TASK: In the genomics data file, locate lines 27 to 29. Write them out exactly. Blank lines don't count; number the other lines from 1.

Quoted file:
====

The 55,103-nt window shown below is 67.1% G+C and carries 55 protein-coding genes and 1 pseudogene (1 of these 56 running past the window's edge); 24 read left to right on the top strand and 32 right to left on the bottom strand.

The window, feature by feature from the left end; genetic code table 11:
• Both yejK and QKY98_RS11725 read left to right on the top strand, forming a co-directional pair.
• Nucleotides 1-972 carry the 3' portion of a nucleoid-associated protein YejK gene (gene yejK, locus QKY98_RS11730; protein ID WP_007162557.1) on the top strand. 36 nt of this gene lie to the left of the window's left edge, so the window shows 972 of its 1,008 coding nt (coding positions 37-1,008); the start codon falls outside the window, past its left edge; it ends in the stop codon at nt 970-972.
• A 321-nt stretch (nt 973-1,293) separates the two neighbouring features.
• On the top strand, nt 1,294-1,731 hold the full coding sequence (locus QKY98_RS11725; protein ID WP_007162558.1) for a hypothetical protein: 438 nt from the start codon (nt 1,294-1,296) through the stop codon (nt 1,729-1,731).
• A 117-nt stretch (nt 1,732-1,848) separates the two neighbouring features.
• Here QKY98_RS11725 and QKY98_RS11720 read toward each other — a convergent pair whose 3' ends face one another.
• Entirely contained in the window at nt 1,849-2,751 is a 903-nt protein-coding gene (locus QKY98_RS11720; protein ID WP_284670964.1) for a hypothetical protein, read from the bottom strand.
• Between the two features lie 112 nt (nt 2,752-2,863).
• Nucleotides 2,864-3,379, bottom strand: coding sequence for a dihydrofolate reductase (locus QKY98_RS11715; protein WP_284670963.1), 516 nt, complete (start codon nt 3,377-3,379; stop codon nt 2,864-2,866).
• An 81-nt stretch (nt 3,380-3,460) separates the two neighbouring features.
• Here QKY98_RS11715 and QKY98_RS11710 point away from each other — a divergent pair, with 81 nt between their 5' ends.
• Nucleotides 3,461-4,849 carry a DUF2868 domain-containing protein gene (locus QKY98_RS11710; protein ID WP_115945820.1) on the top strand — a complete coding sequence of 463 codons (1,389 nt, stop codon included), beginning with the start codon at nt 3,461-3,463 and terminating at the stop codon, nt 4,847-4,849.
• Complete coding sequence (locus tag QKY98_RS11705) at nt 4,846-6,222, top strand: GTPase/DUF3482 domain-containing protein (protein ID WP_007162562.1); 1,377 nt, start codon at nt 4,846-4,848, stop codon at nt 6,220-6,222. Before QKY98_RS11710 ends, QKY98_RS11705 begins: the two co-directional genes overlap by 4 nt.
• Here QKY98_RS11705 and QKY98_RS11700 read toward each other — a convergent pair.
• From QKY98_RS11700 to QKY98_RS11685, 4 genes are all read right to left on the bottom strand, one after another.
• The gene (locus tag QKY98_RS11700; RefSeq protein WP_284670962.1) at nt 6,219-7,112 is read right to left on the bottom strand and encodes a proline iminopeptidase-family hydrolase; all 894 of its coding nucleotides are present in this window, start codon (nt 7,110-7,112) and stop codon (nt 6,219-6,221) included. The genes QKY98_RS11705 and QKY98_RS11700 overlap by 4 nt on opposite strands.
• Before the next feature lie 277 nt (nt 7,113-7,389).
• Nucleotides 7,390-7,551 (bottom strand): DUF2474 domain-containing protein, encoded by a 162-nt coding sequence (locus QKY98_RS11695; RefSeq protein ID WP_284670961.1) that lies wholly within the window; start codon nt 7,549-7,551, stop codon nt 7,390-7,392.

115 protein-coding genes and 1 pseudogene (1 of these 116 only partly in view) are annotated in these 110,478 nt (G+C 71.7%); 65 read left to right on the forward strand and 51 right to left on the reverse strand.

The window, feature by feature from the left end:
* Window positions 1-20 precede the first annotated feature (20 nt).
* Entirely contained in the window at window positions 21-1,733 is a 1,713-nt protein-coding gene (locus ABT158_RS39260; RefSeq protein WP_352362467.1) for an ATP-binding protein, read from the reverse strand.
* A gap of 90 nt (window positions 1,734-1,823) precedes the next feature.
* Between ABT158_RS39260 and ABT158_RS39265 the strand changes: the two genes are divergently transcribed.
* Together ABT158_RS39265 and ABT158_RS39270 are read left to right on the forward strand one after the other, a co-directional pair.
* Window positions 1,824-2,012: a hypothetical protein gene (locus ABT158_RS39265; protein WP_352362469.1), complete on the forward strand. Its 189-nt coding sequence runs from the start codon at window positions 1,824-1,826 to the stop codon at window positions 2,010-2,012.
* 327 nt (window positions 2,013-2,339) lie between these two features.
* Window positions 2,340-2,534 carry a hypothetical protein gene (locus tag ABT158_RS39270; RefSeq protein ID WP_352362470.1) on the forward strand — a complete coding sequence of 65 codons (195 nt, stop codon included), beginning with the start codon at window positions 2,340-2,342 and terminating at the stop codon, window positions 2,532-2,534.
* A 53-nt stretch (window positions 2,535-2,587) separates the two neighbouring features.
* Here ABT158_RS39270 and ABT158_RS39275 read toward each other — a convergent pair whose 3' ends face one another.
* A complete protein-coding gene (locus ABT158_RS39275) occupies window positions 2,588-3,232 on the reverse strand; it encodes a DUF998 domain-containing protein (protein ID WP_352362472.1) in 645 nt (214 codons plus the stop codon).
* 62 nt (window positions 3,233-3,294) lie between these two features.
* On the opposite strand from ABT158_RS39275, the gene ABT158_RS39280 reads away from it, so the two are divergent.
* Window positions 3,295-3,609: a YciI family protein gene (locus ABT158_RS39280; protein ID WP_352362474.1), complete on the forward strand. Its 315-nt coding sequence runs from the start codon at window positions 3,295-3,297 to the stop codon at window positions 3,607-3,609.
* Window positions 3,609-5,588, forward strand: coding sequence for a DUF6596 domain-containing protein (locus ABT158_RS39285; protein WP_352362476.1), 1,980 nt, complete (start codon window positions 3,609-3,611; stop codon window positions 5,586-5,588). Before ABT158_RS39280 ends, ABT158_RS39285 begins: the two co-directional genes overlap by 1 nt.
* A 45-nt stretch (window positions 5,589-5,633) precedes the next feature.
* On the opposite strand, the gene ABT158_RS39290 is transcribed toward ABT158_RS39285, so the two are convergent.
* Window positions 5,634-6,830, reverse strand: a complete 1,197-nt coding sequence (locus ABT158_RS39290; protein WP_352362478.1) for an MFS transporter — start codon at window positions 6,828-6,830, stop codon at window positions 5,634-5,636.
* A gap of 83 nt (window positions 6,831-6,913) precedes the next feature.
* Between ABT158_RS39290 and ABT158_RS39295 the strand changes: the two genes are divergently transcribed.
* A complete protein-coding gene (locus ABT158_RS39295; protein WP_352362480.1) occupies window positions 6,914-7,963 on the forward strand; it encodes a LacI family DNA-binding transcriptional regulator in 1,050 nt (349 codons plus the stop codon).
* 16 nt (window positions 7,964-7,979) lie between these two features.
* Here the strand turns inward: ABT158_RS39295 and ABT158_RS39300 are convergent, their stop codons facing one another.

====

* Together ABT158_RS39265 and ABT158_RS39270 are read left to right on the forward strand one after the other, a co-directional pair.
* Window positions 1,824-2,012: a hypothetical protein gene (locus ABT158_RS39265; protein WP_352362469.1), complete on the forward strand. Its 189-nt coding sequence runs from the start codon at window positions 1,824-1,826 to the stop codon at window positions 2,010-2,012.
* 327 nt (window positions 2,013-2,339) lie between these two features.